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  • The Jewish Kulturbund Theatre Company in Nazi Berlin by Rebecca Rovit
  • Christine Korte
The Jewish Kulturbund Theatre Company in Nazi Berlin. By Rebecca Rovit. Studies in Theatre History and Culture series. Iowa City: University of Iowa Press, 2012; pp. 304.

Rebecca Rovit’s The Jewish Kulturbund Theatre Company in Nazi Berlin establishes in both its title and cover image (a production still taken from Ferenc Molnár’s The Play’s the Thing in August 1935) the perplexing fact that an all-Jewish theatre existed at all during the Third Reich. Founded by Dr. Kurt Singer in August 1933, the company was permitted by the Nazis in order to employ Jewish artists who had been ousted from state theatres. It operated under the auspices of the Kulturbund Deutscher Juden (Cultural Association of German Jews), which emerged as an organizational response to the measures taken against German Jewish artists after the Nazis took power. Goebbels approved the endeavor on the condition that the theatre would be a closed, subscription-based enterprise, with the involvement or attendance of non-Jews forbidden. SS-Kommandant Hans Hinkel was the Ministry of Propaganda official appointed to act as the theatre’s direct overseer and production censor, working closely with Singer to scrutinize content and enforce Nazi directives. For the artists, the theatre initially represented a much-needed opportunity to continue their livelihoods after Germany’s 1933 racial laws effectively removed them from public life; for performers and spectators alike, it provided a space where, as German Jews, they could temporarily escape increasingly hostile daily conditions. For the Nazis, on the other hand, the theatre served the strategic purpose of partitioning two hitherto connected spheres of German and German Jewish cultural life and was used to promote a notion of Jewish culture as foreign and non-Aryan. This agenda forbade the staging of most classical German dramas and necessitated the importation of Yiddish- and Hebrew-language plays, which were indeed foreign to the majority of assimilated Kulturbund members.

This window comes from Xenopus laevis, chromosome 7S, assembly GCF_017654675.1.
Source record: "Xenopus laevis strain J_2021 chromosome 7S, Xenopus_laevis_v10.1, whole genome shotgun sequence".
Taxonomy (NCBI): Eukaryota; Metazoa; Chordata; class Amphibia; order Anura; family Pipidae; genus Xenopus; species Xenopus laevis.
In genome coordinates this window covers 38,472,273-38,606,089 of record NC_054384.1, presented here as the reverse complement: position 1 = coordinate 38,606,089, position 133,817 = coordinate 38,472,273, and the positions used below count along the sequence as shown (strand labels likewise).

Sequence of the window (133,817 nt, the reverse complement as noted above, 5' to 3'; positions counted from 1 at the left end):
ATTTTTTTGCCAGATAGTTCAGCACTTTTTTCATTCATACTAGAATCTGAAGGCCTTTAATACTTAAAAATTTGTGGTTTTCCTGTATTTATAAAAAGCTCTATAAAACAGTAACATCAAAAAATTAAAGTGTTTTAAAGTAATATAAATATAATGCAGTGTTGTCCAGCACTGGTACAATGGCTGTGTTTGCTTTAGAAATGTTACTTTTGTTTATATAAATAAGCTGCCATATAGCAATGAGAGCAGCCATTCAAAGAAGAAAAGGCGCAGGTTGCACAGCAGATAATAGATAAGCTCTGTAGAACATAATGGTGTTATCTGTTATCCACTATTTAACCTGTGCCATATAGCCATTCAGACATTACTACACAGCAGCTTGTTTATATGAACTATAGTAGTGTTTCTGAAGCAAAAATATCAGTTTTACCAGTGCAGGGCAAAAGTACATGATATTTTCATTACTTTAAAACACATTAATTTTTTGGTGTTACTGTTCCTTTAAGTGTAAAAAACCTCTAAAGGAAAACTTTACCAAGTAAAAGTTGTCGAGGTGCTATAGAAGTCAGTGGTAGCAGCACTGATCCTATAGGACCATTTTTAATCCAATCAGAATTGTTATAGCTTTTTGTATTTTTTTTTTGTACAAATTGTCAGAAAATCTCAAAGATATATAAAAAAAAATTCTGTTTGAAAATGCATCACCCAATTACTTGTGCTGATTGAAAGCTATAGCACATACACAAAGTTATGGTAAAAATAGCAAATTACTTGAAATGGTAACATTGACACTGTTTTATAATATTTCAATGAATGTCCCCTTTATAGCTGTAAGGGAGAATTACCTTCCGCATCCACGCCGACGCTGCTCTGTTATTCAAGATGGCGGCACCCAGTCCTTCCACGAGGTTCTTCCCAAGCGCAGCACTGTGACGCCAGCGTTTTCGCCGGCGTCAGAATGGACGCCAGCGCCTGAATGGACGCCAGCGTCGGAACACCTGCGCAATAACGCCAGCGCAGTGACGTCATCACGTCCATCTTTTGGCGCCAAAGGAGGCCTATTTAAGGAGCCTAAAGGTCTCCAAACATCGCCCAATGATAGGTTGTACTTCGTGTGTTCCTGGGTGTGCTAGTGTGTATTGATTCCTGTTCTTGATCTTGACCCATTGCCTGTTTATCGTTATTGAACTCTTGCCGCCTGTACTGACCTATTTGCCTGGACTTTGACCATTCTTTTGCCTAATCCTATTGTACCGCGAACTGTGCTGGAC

Rovit has previously written an article for a museum catalog on “Theatrical Performance at Auschwitz-Birkenau,” as well as coedited a collection of essays on Theatrical Performance during the Holocaust, but The Jewish Kulturbund Theatre Company in Nazi Berlin is her first monograph and makes a significant contribution to our understanding of theatre under dictatorship. As Rovit demonstrates, the paradoxical partnership that emerged between the Kulturbund theatre and the Nazis is emblematic of the complexities and concessions that mark the broader phenomenon of “art-making under duress” (3). The Nazis “protected” the organization and [End Page 615] simultaneously enforced the cultural ghettoization of German Jews. At the same time, a “Jewish theatre” repertoire was suddenly thrust into existence in Germany, often featuring ominous themes of exile and persecution.

Rovit accounts for the historical forces and ever-changing Nazi directives that informed the Kulturbund theatre’s selection of plays and dramaturgical decisions, and demonstrates how they produced competing conceptions of “Jewishness” (for example, Zionist, conservative, or assimilated) that existed within a highly diverse German Jewish community. As she shows, these identities were taken up by the three Jewish newspapers permitted to operate under the Third Reich (up until 1939) to influence the reception of productions, with each newspaper showing preference for productions that idealized a specific Jewish milieu (namely, Yiddish shtetls, Zionist Palestine, or bourgeois Germany).

Before emigrating to Holland in 1938, Singer proved a formidable force in navigating Nazi strictures about content, as well as intra-Jewish debates about the theatre’s purpose, such as whether, under the circumstances, it ought to promote a distinct Jewish culture or provide entertaining plays of high artistic caliber and intellectual substance. Although keen to promote Jewish cultural identity, Singer was most strongly committed to a humanist, idealist ethos—one that had determined his own cultural formation as an assimilated German Jew during the Weimar Republic. For Singer, the main challenge was negotiating the Nazi directives that prohibited the staging of German bourgeois literary classics. The “pure Jewish culture” that the Nazis expected from the theatre simply did not exist (40). Furthermore, the Nazis prevented not only productions they deemed too “assimilatory” to German culture, but also those they regarded...


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pp. 615-617
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